Format

Send to

Choose Destination
Lipids. 2013 Aug;48(8):757-67. doi: 10.1007/s11745-013-3808-0. Epub 2013 Jun 26.

Differential regulation of ABCA1 and macrophage cholesterol efflux by elaidic and oleic acids.

Author information

1
Department of Biochemistry and Molecular Biology, School of Medicine, and Center for Cardiovascular Research, Saint Louis University, Saint Louis, MO 63104, USA.

Abstract

Trans fatty acid consumption is associated with an increased risk of coronary heart disease. This increased risk has been attributed to decreased levels of HDL cholesterol and increased levels of LDL cholesterol. However, the mechanism by which trans fatty acid modulates cholesterol transit remains poorly defined. ATP-binding cassette transporter A1 (ABCA1)-mediated macrophage cholesterol efflux is the rate-limiting step initiating apolipoprotein A-I lipidation. In this study, elaidic acid, the most abundant trans fatty acid in partially hydrogenated vegetable oil, was shown to stabilize macrophage ABCA1 protein levels in comparison to that of its cis fatty acid isomer, oleic acid. The mechanism responsible for the disparate effects of oleic and elaidic acid on ABCA1 levels was through accelerated ABCA1 protein degradation in cells treated with oleic acid. In contrast, no apparent differences were observed in ABCA1 mRNA levels, and only minor changes were observed in Liver X receptor/Retinoic X receptor promoter activity in cells treated with elaidic and oleic acid. Efflux of both tracers and cholesterol mass revealed that elaidic acid slightly increased ABCA1-mediated cholesterol efflux, while oleic acid led to decreased ABCA1-mediated efflux. In conclusion, these studies show that cis and trans structural differences in 18 carbon n-9 monoenoic fatty acids variably impact cholesterol efflux through disparate effects on ABCA1 protein degradation.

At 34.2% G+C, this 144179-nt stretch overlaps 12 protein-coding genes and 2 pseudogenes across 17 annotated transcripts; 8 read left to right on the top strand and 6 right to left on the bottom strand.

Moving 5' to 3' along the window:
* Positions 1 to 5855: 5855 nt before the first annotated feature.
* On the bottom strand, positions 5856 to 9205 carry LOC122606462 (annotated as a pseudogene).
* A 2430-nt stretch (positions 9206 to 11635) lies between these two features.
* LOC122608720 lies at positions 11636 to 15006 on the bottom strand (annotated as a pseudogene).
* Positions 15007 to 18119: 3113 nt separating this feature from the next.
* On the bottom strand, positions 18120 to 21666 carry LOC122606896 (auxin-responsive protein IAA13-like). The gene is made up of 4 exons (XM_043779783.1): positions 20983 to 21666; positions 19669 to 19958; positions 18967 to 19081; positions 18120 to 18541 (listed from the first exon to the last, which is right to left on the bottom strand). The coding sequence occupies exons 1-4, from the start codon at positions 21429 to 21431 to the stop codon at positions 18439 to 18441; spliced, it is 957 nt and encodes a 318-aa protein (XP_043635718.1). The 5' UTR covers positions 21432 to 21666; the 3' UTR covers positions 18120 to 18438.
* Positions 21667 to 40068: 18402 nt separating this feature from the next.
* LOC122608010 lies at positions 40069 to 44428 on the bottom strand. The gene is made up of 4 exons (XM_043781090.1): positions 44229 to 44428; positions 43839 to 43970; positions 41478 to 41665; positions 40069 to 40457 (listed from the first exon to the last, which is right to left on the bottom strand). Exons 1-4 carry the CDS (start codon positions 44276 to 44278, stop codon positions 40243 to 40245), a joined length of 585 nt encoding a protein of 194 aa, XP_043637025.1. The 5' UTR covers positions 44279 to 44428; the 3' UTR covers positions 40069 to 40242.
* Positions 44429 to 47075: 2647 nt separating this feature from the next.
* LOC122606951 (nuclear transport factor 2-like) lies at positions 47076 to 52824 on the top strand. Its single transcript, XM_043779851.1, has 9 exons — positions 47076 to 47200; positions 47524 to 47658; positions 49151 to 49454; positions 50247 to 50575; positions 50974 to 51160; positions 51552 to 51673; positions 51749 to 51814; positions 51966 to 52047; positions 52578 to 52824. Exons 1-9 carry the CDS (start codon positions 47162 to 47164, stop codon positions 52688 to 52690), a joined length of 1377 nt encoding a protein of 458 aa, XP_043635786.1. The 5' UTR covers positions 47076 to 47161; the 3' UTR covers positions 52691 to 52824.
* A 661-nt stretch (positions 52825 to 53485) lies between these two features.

PMID:
23800855
PMCID:
PMC3732740
DOI:
10.1007/s11745-013-3808-0
[Indexed for MEDLINE]
Free PMC Article

Supplemental Content

Full text links

Icon for Springer Icon for PubMed Central
Loading ...
Support Center